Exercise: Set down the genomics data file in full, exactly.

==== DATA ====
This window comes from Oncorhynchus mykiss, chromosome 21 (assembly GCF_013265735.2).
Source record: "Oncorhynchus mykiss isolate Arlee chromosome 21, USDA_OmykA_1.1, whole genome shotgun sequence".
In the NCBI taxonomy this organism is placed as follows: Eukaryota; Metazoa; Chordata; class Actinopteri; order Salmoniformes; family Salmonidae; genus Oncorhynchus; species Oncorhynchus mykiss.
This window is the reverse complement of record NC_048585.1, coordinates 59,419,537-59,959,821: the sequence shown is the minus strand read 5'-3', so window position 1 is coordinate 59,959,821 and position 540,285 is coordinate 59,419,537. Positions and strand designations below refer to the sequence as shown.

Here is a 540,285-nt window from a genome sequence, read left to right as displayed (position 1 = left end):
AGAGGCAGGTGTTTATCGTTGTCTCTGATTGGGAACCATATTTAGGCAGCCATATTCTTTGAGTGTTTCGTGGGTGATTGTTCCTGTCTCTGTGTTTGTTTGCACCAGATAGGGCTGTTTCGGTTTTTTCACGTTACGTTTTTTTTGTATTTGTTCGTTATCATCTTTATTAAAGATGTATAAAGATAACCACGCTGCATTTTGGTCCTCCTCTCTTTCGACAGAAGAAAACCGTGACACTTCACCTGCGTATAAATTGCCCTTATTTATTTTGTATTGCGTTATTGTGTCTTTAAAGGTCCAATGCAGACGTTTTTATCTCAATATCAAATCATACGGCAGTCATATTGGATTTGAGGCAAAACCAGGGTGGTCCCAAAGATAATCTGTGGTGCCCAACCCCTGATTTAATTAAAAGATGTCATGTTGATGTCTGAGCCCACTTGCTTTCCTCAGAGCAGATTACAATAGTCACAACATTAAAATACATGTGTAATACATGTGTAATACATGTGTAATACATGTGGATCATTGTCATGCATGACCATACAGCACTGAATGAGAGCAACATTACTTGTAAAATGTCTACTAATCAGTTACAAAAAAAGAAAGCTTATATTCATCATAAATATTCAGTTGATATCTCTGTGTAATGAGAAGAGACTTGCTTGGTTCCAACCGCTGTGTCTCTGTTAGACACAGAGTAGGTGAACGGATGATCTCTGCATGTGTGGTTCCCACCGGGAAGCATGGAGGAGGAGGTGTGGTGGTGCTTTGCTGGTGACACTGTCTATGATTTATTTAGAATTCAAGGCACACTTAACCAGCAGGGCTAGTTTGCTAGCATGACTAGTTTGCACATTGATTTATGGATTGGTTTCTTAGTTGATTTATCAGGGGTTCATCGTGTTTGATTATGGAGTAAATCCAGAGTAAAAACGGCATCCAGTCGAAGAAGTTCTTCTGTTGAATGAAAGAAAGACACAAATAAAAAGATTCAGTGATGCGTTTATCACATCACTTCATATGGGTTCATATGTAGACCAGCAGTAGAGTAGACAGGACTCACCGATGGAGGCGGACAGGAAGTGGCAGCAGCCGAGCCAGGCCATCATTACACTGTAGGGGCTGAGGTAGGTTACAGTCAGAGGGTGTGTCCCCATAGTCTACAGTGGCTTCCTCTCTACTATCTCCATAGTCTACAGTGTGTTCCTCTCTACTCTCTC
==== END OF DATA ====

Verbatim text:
This window comes from Oncorhynchus mykiss, chromosome 21 (assembly GCF_013265735.2).
Source record: "Oncorhynchus mykiss isolate Arlee chromosome 21, USDA_OmykA_1.1, whole genome shotgun sequence".
In the NCBI taxonomy this organism is placed as follows: Eukaryota; Metazoa; Chordata; class Actinopteri; order Salmoniformes; family Salmonidae; genus Oncorhynchus; species Oncorhynchus mykiss.
This window is the reverse complement of record NC_048585.1, coordinates 59,419,537-59,959,821: the sequence shown is the minus strand read 5'-3', so window position 1 is coordinate 59,959,821 and position 540,285 is coordinate 59,419,537. Positions and strand designations below refer to the sequence as shown.

Here is a 540,285-nt window from a genome sequence, read left to right as displayed (position 1 = left end):
AGAGGCAGGTGTTTATCGTTGTCTCTGATTGGGAACCATATTTAGGCAGCCATATTCTTTGAGTGTTTCGTGGGTGATTGTTCCTGTCTCTGTGTTTGTTTGCACCAGATAGGGCTGTTTCGGTTTTTTCACGTTACGTTTTTTTTGTATTTGTTCGTTATCATCTTTATTAAAGATGTATAAAGATAACCACGCTGCATTTTGGTCCTCCTCTCTTTCGACAGAAGAAAACCGTGACACTTCACCTGCGTATAAATTGCCCTTATTTATTTTGTATTGCGTTATTGTGTCTTTAAAGGTCCAATGCAGACGTTTTTATCTCAATATCAAATCATACGGCAGTCATATTGGATTTGAGGCAAAACCAGGGTGGTCCCAAAGATAATCTGTGGTGCCCAACCCCTGATTTAATTAAAAGATGTCATGTTGATGTCTGAGCCCACTTGCTTTCCTCAGAGCAGATTACAATAGTCACAACATTAAAATACATGTGTAATACATGTGTAATACATGTGTAATACATGTGGATCATTGTCATGCATGACCATACAGCACTGAATGAGAGCAACATTACTTGTAAAATGTCTACTAATCAGTTACAAAAAAAGAAAGCTTATATTCATCATAAATATTCAGTTGATATCTCTGTGTAATGAGAAGAGACTTGCTTGGTTCCAACCGCTGTGTCTCTGTTAGACACAGAGTAGGTGAACGGATGATCTCTGCATGTGTGGTTCCCACCGGGAAGCATGGAGGAGGAGGTGTGGTGGTGCTTTGCTGGTGACACTGTCTATGATTTATTTAGAATTCAAGGCACACTTAACCAGCAGGGCTAGTTTGCTAGCATGACTAGTTTGCACATTGATTTATGGATTGGTTTCTTAGTTGATTTATCAGGGGTTCATCGTGTTTGATTATGGAGTAAATCCAGAGTAAAAACGGCATCCAGTCGAAGAAGTTCTTCTGTTGAATGAAAGAAAGACACAAATAAAAAGATTCAGTGATGCGTTTATCACATCACTTCATATGGGTTCATATGTAGACCAGCAGTAGAGTAGACAGGACTCACCGATGGAGGCGGACAGGAAGTGGCAGCAGCCGAGCCAGGCCATCATTACACTGTAGGGGCTGAGGTAGGTTACAGTCAGAGGGTGTGTCCCCATAGTCTACAGTGGCTTCCTCTCTACTATCTCCATAGTCTACAGTGTGTTCCTCTCTACTCTCTC